“The previously mentioned Simon, who had informed about the money against his own country, slandered Onias. Simon said that it was Onias who had incited Heliodorus. Onias had been the real cause of the misfortune. Simon dared to designate as a plotter against the government the man who was the benefactor of the city, the protector of his fellow countrymen, and a zealot for the laws. His hatred progressed to such a degree that even murders were committed by one of Simon’s approved agents. Onias recognized that the rivalry was serious. Apollonius son of Menestheus, and governor of Coele-syria and Phoenicia, was intensifying the malice of Simon. So he appealed to the king, not accusing his compatriots but having in view the welfare, both public and private, of all the people. He saw that without the king’s attention public affairs could not again reach a peaceful settlement. Simon would not stop his folly.”
Simon, the one who complained about the money in the Temple treasury, then slandered Onias. He said the Onias was the cause of the problem when he incited Heliodorus to look for the money. Simon was calling the kettle black. He was the one who started the investigation, but he was saying the Onias was the one who started the problem. Some of Simon’s men committed murder. Onias realized that Apollonius, the governor of the area, was siding with Simon. He decided that he would go directly to the king. Otherwise, there was no way to stop Simon. By this time Onias and Heliodorus were good friends, which bothered Simon also.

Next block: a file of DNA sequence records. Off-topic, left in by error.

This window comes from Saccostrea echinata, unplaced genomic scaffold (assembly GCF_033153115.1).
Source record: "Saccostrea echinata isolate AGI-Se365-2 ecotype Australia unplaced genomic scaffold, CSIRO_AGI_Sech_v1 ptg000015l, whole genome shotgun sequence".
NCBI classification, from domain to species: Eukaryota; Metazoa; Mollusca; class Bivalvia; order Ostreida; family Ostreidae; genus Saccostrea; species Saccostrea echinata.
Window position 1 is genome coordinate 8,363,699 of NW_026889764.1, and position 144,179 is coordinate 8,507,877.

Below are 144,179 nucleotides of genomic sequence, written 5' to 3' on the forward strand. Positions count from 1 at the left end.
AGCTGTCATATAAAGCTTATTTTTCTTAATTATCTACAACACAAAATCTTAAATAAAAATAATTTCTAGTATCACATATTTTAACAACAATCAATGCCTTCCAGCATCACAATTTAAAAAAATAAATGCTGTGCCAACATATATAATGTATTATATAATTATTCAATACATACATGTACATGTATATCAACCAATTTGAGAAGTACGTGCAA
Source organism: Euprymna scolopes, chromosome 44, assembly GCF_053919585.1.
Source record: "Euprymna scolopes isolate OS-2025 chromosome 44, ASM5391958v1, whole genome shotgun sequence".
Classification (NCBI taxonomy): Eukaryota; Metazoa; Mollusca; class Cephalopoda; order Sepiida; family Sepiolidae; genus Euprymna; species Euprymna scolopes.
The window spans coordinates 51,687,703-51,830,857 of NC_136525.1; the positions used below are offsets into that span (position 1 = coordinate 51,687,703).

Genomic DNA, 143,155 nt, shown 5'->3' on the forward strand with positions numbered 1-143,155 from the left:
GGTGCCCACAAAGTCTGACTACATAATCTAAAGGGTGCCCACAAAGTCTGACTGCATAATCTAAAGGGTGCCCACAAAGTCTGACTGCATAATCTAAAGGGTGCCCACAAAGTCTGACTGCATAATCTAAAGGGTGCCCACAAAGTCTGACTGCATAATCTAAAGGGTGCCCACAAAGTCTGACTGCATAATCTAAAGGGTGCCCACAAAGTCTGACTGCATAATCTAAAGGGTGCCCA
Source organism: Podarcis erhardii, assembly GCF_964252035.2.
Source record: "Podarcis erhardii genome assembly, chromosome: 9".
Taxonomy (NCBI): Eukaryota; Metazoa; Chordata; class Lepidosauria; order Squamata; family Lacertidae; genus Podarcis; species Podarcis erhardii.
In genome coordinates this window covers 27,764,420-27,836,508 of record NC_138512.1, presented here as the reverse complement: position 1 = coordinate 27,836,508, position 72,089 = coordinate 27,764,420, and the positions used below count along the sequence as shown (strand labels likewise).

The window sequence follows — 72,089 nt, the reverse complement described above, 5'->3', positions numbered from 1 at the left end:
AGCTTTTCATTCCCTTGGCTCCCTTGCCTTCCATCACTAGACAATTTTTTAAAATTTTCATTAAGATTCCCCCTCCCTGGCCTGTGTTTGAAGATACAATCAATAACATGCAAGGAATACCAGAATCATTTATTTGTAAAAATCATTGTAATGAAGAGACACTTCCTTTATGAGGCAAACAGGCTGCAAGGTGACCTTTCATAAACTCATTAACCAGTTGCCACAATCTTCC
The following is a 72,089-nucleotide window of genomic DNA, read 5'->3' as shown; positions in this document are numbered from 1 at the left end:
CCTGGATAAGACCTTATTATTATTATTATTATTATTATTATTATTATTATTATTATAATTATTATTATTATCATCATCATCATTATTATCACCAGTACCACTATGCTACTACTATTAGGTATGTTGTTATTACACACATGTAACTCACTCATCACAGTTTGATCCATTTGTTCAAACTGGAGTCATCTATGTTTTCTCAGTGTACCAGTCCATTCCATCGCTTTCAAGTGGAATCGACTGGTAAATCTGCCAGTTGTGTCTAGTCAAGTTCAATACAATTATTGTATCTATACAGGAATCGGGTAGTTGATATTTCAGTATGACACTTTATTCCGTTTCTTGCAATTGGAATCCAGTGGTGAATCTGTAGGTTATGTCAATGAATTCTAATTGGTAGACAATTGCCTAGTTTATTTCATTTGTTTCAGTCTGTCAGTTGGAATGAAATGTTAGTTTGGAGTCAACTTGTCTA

“A man named Simon, of the tribe of Benjamin, who had been made captain of the temple, had a disagreement with the high priest about the administration of the city market. When he could not prevail over the high priest Onias, he went to Apollonius of Tarsus. He at that time was the governor of Coele-syria and Phoenicia. He reported to him that the treasury in Jerusalem was full of untold sums of money. The amount of the funds could not be reckoned. They did not belong to the account of the sacrifices. It was possible for them to fall under the control of the king. When Apollonius met the king, he told him of the money about which he had been informed. The king chose Heliodorus, who was in charge of his affairs. He sent him with commands to effect the removal of the reported wealth. Heliodorus at once set out on his journey, ostensibly to make a tour and inspection of the cities of Coele-syria and Phoenicia, but in fact to carry out the king’s purpose.”
Simon, a Benjaminite and not a Levite, was a grandson of Tobias, who married a sister of the high priest Onias II. Thus this captain of the Temple position was somehow hereditary. He had a disagreement with the high priest Onias III about how the city market was run. He did not prevail. Instead, he went to the governor of that area of Coele-syria and Phoenicia. The capital of this area was in Tarsus with Apollonius as the governor. Apollonius was the governor of Samaria in 1 Maccabees, chapter 10, when he had a dispute with Jonathan, the brother of Judas Maccabeus. Simon told Apollonius that there were large sums of money unaccounted for in Jerusalem that did not belong to the sacrifices but should have gone to the king. Apollonius then told King Seleucus IV who then sent his man in charge of these affairs, Heliodorus, to look into these charges.